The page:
Graph Writing # 118 - Men and women in further education in Britain in three periods
- Last Updated: Tuesday, 28 July 2020 12:34
- Written by IELTS Mentor
- Hits: 147034
IELTS Academic Writing Task 1/ Graph Writing - Column Graph:
» You should spend about 20 minutes on this task.
The chart below shows the number of men and women (in thousand) in further education in Britain in three periods and whether they were studying full-time or part-time.
Summarise the information by selecting and reporting the main features, and make comparisons where relevant.
» Write at least 150 words.
The given bar graphs show data on the British people’s full-time and part-time further education from 1970 to 1991. As is presented in the graphs, more men and women were studying full-time than part-time for the given period.
Initially, in 1970 and 1971, about 1000 thousand male were in full-time further education and this number decreased to average 850 thousand for 1980 and 1990. On the contrary, this number for part-time students increased over the time though the number was many times lower than the number of people in full-time education. In 1970, almost 100 thousand people were in part-time education and in next 20 years, this number increased to 200 thousand. On the other hand, in 1970, the total number of females who were engaged in full-time education was 700 thousand and this number increased over time and reached to 11000 thousand in 1990/91 which was even higher than the number of males who were in full-time further education in this year. The female part-time students’ number also increased over time and reached to over 200 thousand in 1990 from the initial number of 20 thousand in 1970.
In summary, females made progress over their male counterparts in terms of their involvement in full-time and part-time education in Britain for the given period.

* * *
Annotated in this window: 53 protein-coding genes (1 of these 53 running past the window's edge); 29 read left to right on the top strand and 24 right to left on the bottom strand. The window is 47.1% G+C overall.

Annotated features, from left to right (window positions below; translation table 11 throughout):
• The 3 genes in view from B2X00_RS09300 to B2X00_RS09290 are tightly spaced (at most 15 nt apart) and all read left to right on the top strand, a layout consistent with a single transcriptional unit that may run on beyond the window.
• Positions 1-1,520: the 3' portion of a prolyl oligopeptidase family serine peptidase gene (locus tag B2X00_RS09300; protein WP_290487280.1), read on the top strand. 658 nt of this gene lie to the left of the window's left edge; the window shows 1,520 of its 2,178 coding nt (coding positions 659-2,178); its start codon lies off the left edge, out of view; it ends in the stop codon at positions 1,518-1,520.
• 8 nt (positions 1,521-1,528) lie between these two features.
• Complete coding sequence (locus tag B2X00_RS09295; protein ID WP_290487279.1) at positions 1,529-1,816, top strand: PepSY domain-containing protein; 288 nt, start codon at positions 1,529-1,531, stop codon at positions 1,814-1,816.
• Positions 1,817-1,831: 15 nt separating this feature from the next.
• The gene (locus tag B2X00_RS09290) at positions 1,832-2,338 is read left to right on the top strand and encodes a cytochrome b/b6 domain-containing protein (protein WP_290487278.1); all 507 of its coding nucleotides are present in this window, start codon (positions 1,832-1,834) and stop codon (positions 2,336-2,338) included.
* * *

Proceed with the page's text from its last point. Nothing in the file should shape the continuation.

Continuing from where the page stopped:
(Approximately 213 words )
From the illustration, we can see that in the case of males, part-time education was unpopular during the given decades. Its popularity among males decreased from 100 to 90 thousand. And the number of males in full-time education increases from 100 to 300 thousand during the same period. Meanwhile, in the case of females, the trend was exactly the opposite. Their participation in part-time education increased dramatically from 700 to 1100 thousand in three decades. They also showed interest in full-time education. In the 1980-81 session, full-time education participation by females doubled - from 100 to 200 thousand. But in the last decade, it remained the same at 200 thousand.
As is seen, full-time students in further studies in Britain were far higher than those of part-timers but as time progresses, part-time education gradually gained popularity. More importantly, more women participated in further studies than the past while the trend was opposite for the male.
In details, almost one million male in Britain participated in full-time education in 1970/71 while this number was just 100 thousand for part-timer in the same year. On the contrary, female full-timer was about 700 thousand and part-time female students were as low as 50 thousand. Over time, the participating women in further education increased and reached over 1.1 million while the number of male participants actually decreased and dropped to just above 900 thousand after two decades. Women did a remarkable improvement in terms of their involvement in further education in Britain as their number almost doubled in just twenty years. The same cannot be said for the male post-graduate students. Interestingly, part-time further education became more popular over the year as more male, as well as female students, became engaged in it.